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Ichiro is Fine (for now)

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It seems to happen every year that Ichiro Suzuki gets off to a slow start and people wonder if this is finally the year that he slows down or that pitchers figure him out. Ichiro's career splits show April to be his worst month with a .740 OPS compared to his career .804 figure. And that career number includes his April totals, so you can imagine that it would be a bit higher if I could do a quick exclusion of April stats for a direct comparison between the two.

Still it would be foolish to simply brush the slow start off as typical Ichiro without digging further to see if there's something different that sticks out. I don't think there is and here's why:

Ichiro's contact rate is near an all-time high. He's not having any trouble putting the bat on the ball.
Ichiro is walking more and striking out less.
Ichiro's stat line on ground balls and fly balls including the ratio of the two and his BABIP and OPS on them, is right in line with his career.

The worrisome part is the line drive rate, which is significantly down. However, Ichiro needs about twice as many plate appearances as he so far has in order for his line drive rate to become statistically reliable enough to comment upon. Also, of his line drives so far, Ichiro has been unlucky with just two singles on six line drives (.666 OPS) compared to his career 1.635 OPS on line drives. That's the anchor on Ichiro's BABIP. It currently stands at .274 and for his career he is holds a .356 BABIP. That's a huge gap and entirely attributable to missing line drives and missing line drives falling in.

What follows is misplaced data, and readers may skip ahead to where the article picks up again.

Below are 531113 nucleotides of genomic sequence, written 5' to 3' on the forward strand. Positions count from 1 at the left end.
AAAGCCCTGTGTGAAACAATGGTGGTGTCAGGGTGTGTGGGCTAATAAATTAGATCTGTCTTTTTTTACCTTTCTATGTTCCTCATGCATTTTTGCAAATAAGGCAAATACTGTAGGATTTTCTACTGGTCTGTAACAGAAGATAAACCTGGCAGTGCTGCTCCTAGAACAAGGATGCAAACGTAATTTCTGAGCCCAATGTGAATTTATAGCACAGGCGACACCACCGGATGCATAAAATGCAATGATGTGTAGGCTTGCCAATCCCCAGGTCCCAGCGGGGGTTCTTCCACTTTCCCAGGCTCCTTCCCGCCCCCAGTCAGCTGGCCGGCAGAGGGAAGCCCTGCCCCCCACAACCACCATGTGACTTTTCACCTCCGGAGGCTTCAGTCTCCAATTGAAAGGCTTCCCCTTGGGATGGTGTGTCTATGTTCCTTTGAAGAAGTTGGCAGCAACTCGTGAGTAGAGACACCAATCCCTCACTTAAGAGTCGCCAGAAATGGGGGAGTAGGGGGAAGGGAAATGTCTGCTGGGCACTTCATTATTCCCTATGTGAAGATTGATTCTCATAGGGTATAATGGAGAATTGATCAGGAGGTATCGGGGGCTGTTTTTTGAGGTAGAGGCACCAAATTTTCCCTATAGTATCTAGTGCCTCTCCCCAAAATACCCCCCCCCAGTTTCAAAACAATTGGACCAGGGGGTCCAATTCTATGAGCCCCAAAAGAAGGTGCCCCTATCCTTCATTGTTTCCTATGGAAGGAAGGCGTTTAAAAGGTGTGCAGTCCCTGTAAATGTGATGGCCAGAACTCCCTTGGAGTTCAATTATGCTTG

Ichiro has put 62 balls in play this season with 40 on the ground, 15 in the air, six line drives and one bunt. Using his career rates, we'd expect 62 batted balls to break down as 34 grounders, 14 fly balls, 13 line drives and one bunt. That leaves seven missing line drives so far on which he'd average five hits. Additionally, he's lost two hits on the six that he's already hit which should have gone for four hits instead of two. If you add those seven hits back, Ichiro's batting average jumps from .254 to .358 and everybody is raving about Ichiro's fast start and what it might mean for him this season.

In conclusion, Ichiro is a typically slow starter whose numbers all look fine except for the rate he is hitting line drives, and it is too early to count on those to mean anything.